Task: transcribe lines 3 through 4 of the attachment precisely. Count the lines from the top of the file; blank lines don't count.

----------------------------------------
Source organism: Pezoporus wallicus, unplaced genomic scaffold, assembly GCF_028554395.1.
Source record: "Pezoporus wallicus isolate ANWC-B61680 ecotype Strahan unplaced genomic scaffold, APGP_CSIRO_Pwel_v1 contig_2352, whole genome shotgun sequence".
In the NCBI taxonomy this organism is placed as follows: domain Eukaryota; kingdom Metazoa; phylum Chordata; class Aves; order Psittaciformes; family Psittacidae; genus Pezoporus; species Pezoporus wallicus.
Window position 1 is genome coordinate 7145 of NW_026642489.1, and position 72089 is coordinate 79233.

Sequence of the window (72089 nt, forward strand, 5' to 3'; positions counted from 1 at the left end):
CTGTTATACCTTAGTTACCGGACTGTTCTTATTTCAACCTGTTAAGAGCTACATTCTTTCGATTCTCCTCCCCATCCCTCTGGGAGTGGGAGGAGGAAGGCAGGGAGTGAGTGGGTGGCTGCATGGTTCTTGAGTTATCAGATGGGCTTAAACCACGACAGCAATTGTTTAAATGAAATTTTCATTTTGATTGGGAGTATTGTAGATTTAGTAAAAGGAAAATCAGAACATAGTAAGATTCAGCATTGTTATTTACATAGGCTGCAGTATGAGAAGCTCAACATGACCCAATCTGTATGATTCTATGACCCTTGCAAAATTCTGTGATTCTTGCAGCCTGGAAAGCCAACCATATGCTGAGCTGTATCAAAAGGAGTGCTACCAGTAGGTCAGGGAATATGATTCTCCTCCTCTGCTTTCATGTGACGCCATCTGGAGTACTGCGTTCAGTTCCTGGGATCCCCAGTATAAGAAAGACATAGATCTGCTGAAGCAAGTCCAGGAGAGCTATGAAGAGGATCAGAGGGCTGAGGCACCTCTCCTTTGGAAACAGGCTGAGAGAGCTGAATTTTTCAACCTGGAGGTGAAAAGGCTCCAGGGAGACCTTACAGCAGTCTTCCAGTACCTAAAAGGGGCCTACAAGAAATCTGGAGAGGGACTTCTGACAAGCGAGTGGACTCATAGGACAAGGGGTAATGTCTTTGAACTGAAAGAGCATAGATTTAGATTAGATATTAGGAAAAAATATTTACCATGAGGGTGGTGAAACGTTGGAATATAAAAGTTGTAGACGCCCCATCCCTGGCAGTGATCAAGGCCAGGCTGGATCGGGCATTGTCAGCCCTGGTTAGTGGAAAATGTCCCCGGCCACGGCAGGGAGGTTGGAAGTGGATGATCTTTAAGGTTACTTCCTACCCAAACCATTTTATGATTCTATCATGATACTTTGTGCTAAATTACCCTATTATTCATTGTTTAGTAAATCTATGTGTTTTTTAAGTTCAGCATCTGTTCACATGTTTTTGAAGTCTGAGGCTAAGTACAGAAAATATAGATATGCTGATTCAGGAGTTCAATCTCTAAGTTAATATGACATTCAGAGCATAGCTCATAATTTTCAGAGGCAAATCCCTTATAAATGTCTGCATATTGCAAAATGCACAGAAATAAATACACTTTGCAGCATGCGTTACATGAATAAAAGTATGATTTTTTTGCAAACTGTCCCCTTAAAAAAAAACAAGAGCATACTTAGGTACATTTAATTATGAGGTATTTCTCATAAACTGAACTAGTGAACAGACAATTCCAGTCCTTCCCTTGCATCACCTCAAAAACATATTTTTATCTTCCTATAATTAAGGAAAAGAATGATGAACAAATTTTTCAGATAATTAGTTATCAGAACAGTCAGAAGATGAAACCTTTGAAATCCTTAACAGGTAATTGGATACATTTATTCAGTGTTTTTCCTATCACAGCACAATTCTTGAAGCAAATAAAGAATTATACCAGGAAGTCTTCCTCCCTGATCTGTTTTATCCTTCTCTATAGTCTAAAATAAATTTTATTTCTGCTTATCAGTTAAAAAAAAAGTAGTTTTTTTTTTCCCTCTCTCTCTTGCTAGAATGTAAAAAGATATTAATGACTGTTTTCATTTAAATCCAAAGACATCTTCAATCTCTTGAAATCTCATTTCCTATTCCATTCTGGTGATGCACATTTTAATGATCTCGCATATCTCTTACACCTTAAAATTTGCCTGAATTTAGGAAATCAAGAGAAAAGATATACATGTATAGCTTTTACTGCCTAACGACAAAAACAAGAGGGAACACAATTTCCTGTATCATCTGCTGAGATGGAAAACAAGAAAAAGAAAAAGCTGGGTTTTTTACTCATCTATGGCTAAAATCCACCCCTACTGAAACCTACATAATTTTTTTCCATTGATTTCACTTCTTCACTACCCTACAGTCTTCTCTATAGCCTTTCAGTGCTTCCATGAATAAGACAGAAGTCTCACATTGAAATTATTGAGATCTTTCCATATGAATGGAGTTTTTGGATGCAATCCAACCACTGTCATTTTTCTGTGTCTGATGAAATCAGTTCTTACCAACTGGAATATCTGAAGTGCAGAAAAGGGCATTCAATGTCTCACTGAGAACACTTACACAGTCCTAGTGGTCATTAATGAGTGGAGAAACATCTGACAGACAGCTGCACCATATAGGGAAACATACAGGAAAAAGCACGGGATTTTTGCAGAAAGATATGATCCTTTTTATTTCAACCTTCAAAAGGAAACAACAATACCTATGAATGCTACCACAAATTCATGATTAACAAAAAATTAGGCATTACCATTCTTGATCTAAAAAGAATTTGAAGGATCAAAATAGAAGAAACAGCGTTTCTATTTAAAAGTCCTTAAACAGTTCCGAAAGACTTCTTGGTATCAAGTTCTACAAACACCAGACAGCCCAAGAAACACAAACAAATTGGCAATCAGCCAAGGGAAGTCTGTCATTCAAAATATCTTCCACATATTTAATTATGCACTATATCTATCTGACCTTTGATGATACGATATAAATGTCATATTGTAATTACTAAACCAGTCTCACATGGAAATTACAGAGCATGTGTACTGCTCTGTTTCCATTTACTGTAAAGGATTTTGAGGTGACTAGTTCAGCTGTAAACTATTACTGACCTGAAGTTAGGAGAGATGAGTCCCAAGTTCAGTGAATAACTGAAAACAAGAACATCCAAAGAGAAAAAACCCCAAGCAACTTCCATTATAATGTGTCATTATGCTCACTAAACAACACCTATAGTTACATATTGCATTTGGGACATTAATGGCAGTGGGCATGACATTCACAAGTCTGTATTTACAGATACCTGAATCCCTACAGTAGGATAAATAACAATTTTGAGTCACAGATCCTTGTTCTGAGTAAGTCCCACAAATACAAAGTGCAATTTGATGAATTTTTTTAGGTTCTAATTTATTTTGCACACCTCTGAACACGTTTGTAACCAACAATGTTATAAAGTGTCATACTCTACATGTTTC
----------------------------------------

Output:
In the NCBI taxonomy this organism is placed as follows: domain Eukaryota; kingdom Metazoa; phylum Chordata; class Aves; order Psittaciformes; family Psittacidae; genus Pezoporus; species Pezoporus wallicus.
Window position 1 is genome coordinate 7145 of NW_026642489.1, and position 72089 is coordinate 79233.